Three MIT professors are among 18 researchers recently named "America's Best" in science and medicine by Time magazine. They were profiled in the August 20 issue of the magazine and on a "CNN Presents" special that aired August 12.
MIT's honorees are Robert Horvitz of biology, Robert Langer of chemical engineering and Elizabeth Spelke of brain and cognitive sciences. Following are summaries of the Time profiles on each.
H. Robert Horvitz, 54, proved through basic research using worms that the routine death and elimination of large numbers of cells (apoptosis) is programmed into our genes.
"Cancer researchers now realize that the reason many tumors form is because they have forgotten how to die," wrote Time's Christine Gorman. The research may provide insights into AIDS and Alzheimer's disease.
The Chicago native emphasized the importance of basic research. "Time and again, discoveries come up in unexpected ways. You don't always know what's going to come out until you do it." In addition to his appointment at MIT, Horvitz is a Howard Hughes Medical Institute investigator and a neurobiologist and geneticist at Massachusetts General Hospital. He is also an MIT alumnus, holding S.B. degrees in mathematics and economics (1968).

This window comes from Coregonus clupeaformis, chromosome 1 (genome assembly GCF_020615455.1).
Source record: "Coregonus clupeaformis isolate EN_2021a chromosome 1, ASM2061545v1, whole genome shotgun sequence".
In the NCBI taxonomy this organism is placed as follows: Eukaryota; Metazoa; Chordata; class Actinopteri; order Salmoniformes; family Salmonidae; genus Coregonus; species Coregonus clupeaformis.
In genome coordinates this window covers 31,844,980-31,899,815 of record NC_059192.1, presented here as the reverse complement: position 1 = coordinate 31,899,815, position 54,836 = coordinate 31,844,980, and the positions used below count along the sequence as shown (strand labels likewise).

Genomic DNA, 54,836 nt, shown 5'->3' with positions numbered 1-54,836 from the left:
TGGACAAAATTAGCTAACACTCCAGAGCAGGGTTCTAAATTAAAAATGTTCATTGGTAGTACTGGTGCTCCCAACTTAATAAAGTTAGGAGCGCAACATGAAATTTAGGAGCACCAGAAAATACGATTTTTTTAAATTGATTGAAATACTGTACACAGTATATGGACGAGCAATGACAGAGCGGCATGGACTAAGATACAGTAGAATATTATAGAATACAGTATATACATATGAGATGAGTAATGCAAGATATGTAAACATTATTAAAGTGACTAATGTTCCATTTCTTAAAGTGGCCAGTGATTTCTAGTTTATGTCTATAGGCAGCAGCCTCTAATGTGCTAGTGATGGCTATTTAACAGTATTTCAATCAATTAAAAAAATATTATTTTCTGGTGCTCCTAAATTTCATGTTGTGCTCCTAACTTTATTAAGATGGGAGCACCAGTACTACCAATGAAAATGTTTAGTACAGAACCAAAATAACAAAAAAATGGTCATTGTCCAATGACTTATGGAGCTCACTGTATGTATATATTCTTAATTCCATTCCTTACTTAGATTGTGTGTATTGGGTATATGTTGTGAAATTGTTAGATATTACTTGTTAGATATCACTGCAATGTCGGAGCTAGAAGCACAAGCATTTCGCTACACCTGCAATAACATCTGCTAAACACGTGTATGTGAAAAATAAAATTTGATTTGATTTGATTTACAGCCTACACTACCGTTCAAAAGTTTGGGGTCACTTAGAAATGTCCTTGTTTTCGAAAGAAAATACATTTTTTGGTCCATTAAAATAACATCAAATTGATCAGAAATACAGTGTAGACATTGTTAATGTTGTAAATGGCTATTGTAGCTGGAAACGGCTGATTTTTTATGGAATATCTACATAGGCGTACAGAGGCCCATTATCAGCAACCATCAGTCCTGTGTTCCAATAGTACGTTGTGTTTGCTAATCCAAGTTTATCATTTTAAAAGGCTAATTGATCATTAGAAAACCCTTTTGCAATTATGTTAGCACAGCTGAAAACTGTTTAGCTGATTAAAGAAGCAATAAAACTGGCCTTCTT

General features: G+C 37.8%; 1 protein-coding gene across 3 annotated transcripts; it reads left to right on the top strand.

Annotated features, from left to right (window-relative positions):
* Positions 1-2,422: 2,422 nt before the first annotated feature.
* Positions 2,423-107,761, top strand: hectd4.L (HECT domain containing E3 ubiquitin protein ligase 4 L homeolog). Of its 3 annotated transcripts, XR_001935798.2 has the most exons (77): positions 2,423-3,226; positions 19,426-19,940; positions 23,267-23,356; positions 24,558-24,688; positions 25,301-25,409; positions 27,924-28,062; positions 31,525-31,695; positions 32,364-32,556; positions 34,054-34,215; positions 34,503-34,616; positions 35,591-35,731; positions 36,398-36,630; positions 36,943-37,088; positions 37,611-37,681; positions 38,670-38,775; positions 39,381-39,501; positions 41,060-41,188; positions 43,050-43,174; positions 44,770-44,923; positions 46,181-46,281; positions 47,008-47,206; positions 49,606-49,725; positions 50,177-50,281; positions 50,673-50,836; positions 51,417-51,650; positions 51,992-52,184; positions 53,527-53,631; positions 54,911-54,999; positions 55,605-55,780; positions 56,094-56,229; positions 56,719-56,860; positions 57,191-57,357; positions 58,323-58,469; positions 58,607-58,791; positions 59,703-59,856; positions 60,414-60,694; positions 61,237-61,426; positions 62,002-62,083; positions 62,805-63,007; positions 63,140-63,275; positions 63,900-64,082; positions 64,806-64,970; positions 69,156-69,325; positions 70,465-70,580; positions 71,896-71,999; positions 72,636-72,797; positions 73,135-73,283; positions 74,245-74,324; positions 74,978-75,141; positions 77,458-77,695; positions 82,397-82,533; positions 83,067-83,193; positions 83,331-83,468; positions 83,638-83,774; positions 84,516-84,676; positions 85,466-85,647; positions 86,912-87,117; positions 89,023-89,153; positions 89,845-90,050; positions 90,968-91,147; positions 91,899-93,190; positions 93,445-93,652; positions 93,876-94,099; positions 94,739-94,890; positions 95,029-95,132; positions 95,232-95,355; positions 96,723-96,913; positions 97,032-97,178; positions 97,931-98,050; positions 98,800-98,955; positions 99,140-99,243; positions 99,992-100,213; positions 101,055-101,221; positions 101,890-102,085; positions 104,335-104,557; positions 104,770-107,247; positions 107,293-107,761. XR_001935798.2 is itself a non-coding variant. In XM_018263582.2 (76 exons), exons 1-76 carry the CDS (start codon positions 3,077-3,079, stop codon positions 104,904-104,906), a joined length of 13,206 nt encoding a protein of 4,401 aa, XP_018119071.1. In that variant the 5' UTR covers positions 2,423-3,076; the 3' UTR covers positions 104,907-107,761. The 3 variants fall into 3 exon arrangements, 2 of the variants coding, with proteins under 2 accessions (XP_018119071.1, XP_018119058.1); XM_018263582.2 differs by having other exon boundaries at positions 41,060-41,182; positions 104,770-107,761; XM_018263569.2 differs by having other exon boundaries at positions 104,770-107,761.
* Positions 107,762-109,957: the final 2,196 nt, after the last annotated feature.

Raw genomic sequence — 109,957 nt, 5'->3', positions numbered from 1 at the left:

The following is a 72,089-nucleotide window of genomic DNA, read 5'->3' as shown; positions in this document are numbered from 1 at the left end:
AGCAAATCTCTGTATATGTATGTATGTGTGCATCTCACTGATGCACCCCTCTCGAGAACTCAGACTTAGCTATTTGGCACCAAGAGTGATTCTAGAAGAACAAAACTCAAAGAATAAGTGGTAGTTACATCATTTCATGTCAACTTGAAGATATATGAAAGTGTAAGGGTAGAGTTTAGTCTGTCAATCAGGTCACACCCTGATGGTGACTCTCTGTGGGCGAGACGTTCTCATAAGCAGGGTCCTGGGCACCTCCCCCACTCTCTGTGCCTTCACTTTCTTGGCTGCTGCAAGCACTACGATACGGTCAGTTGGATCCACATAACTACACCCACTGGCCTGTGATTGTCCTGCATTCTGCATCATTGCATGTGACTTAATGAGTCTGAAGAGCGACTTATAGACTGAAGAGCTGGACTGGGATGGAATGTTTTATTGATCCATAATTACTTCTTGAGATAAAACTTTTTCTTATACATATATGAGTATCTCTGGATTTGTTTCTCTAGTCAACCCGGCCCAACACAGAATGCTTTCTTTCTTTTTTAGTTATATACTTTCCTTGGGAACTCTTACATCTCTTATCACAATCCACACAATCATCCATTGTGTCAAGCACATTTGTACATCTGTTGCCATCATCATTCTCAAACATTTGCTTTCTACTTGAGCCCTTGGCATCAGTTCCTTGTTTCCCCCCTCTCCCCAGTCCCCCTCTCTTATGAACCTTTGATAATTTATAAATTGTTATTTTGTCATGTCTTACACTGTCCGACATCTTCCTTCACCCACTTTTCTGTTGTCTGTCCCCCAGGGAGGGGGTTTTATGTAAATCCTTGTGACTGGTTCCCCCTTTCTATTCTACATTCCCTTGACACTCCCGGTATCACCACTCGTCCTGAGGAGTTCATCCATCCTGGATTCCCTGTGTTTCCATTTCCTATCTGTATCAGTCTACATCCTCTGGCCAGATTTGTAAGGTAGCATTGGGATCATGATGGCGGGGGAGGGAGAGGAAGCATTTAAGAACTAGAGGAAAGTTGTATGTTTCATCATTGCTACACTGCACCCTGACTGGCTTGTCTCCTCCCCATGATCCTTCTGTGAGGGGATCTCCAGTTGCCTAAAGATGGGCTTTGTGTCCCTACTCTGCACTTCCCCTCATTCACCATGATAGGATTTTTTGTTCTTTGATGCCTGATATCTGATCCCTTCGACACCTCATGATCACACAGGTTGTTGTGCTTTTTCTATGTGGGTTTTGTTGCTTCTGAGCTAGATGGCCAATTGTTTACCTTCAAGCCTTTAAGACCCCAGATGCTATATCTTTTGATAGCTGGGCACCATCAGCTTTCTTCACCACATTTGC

Robert Langer, 53, leading pioneer of modern biomedical engineering, graduated from MIT with a doctorate in chemical engineering (1974), turned down 20 job offers from oil companies, and went to work with cancer researcher Judah Folkman at Boston's Children's Hospital.
Among other achievements, Langer and a colleague devised dime-size chemotherapy wafers to treat brain cancer, and the same targeted approach has been applied to prostate, spinal and ovarian cancers. A native of Albany, N.Y., and an amateur magician, Langer is "a true genius," says Folkman. "He sees answers to problems in such unique ways you can't trace the steps he took."
Langer told Time's David Bjerklie that what got him started was the Gilbert chemistry set he received when he was 11 years old. Langer is the Germeshausen Professor of Chemical and Biomedical Engineering.
Elizabeth Spelke, 52, who will be moving to Harvard University this fall, helped show how infants can connect what they see with what they hear. "Spelke's ingenuity lies not just in showing that babies are smarter than we thought, but also in exploring how they think and learn," writes Time's profiler Steven Pinker, himself a professor of brain and cognitive sciences at MIT and author of "How the Mind Works" and "The Language Instinct."
"When parents inevitably ask for advice, Spelke tells them to put away the flashcards and enjoy their babies; babies' brains will take care of themselves."
Spelke told Time that being a woman scientist meant "there were times when I felt I was cheating my science, my students and my children. Sometimes there aren't enough hours in the day." A native of New York City, Spelke said her best ideas come while eating pizza or in the shower.
Pinker was among the scientific advisors who helped Time's editors narrow their list of 100 in science and medicine to 18.
A version of this article appeared in MIT Tech Talk on August 29, 2001.